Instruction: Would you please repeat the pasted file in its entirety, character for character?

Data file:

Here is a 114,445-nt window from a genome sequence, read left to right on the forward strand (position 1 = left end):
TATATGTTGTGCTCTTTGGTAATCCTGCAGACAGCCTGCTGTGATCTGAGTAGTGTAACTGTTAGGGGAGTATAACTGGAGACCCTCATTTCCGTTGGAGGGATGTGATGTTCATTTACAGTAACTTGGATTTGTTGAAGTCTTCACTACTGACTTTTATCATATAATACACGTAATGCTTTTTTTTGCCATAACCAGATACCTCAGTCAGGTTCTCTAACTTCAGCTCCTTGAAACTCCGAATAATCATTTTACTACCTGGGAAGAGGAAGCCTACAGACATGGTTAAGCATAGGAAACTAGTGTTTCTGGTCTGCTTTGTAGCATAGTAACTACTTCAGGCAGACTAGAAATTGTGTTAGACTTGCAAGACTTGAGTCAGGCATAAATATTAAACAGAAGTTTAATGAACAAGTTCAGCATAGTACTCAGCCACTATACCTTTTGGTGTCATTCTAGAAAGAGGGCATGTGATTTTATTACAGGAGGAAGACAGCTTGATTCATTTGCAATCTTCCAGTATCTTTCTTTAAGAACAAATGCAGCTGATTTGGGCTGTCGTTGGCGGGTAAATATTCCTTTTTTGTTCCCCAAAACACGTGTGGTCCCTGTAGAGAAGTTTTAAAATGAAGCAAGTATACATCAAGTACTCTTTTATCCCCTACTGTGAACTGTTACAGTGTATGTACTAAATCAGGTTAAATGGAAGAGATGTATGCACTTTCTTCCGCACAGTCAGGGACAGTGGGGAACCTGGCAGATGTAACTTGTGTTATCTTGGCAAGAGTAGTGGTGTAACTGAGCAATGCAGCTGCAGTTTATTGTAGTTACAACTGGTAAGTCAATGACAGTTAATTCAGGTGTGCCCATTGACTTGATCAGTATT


Here is a 114,445-nt window from a genome sequence, read left to right on the forward strand (position 1 = left end):
TATATGTTGTGCTCTTTGGTAATCCTGCAGACAGCCTGCTGTGATCTGAGTAGTGTAACTGTTAGGGGAGTATAACTGGAGACCCTCATTTCCGTTGGAGGGATGTGATGTTCATTTACAGTAACTTGGATTTGTTGAAGTCTTCACTACTGACTTTTATCATATAATACACGTAATGCTTTTTTTTGCCATAACCAGATACCTCAGTCAGGTTCTCTAACTTCAGCTCCTTGAAACTCCGAATAATCATTTTACTACCTGGGAAGAGGAAGCCTACAGACATGGTTAAGCATAGGAAACTAGTGTTTCTGGTCTGCTTTGTAGCATAGTAACTACTTCAGGCAGACTAGAAATTGTGTTAGACTTGCAAGACTTGAGTCAGGCATAAATATTAAACAGAAGTTTAATGAACAAGTTCAGCATAGTACTCAGCCACTATACCTTTTGGTGTCATTCTAGAAAGAGGGCATGTGATTTTATTACAGGAGGAAGACAGCTTGATTCATTTGCAATCTTCCAGTATCTTTCTTTAAGAACAAATGCAGCTGATTTGGGCTGTCGTTGGCGGGTAAATATTCCTTTTTTGTTCCCCAAAACACGTGTGGTCCCTGTAGAGAAGTTTTAAAATGAAGCAAGTATACATCAAGTACTCTTTTATCCCCTACTGTGAACTGTTACAGTGTATGTACTAAATCAGGTTAAATGGAAGAGATGTATGCACTTTCTTCCGCACAGTCAGGGACAGTGGGGAACCTGGCAGATGTAACTTGTGTTATCTTGGCAAGAGTAGTGGTGTAACTGAGCAATGCAGCTGCAGTTTATTGTAGTTACAACTGGTAAGTCAATGACAGTTAATTCAGGTGTGCCCATTGACTTGATCAGTATT